The reason is as straightforward as the character's motivation: Sauron is a one-dimensional non-character, a plot device. His ring is more interesting than he is. He has spent ages trying to do this one thing, to rule everyone, with apparently no good plan for doing so and no reason to do so other than "I'm Sauron." From being a servant of Morgoth until the end of the series, all he does is try and try and try to be a jerk of the highest order.
We never really find out why; the fact that he is thwarted constantly is about all the motivation he is given. He tries to conquer the will of all, his overly-elaborate plan fails because of his apparent arrogance and misunderstanding of human (and elven and dwarven) nature, he fades and then starts revving up to do it all over again. He is the meanest, most thick-headed one-trick pony of all time.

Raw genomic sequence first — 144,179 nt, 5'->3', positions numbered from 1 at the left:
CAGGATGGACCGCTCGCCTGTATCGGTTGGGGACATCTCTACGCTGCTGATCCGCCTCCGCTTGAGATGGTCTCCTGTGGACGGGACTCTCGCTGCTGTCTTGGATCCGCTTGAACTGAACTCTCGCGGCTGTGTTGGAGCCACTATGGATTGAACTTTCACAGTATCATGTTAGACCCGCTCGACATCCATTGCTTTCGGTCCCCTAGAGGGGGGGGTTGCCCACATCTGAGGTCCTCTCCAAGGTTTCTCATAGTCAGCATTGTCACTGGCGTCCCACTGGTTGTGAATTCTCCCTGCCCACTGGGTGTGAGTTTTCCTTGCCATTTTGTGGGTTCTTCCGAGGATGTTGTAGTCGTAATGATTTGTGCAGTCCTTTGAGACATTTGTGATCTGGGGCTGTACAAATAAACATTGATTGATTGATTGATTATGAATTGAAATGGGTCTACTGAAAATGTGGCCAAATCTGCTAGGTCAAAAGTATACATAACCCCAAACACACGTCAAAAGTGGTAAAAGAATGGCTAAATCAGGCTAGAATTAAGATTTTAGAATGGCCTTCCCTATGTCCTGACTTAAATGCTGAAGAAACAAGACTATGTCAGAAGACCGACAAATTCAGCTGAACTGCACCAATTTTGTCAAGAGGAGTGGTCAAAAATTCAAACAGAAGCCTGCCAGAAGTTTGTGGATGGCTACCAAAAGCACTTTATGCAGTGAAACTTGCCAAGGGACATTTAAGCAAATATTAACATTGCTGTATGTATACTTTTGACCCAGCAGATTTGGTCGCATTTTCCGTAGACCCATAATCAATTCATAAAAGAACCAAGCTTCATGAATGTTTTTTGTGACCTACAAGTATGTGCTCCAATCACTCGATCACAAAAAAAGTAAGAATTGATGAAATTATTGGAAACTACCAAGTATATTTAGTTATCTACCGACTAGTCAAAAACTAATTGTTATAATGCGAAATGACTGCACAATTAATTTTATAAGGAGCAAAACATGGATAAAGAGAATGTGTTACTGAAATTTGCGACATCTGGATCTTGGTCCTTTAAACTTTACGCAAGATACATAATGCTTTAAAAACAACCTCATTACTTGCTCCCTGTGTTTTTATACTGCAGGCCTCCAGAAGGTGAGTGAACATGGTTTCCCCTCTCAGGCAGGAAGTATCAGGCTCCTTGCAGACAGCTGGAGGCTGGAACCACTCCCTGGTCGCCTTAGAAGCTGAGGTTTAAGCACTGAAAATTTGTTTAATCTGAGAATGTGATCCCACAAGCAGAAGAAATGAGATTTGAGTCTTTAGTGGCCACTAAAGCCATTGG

He is there to power the central conflict of the series, true, but one of the failings of Tolkien's saga is that there is a fairly rich cast of characters on one side, and on the other are teeming hordes, a sniveler, a guy who can't commit, and a mustachio-twirling mega-villain that for unfathomable reasons the rest follow. I resent Sauron because I want there to be more complexity and motivation on the other side. The contrast is too stark, too essentialized, and most of that comes from the figure of Sauron, who is evil incarnate, but a very stereotyped, unexplicated evil that has nothing to substantiate it but the biggest chip on one's shoulder in the history of the Universe.
(Pardon the lateness; laid down with child last night and dozed off)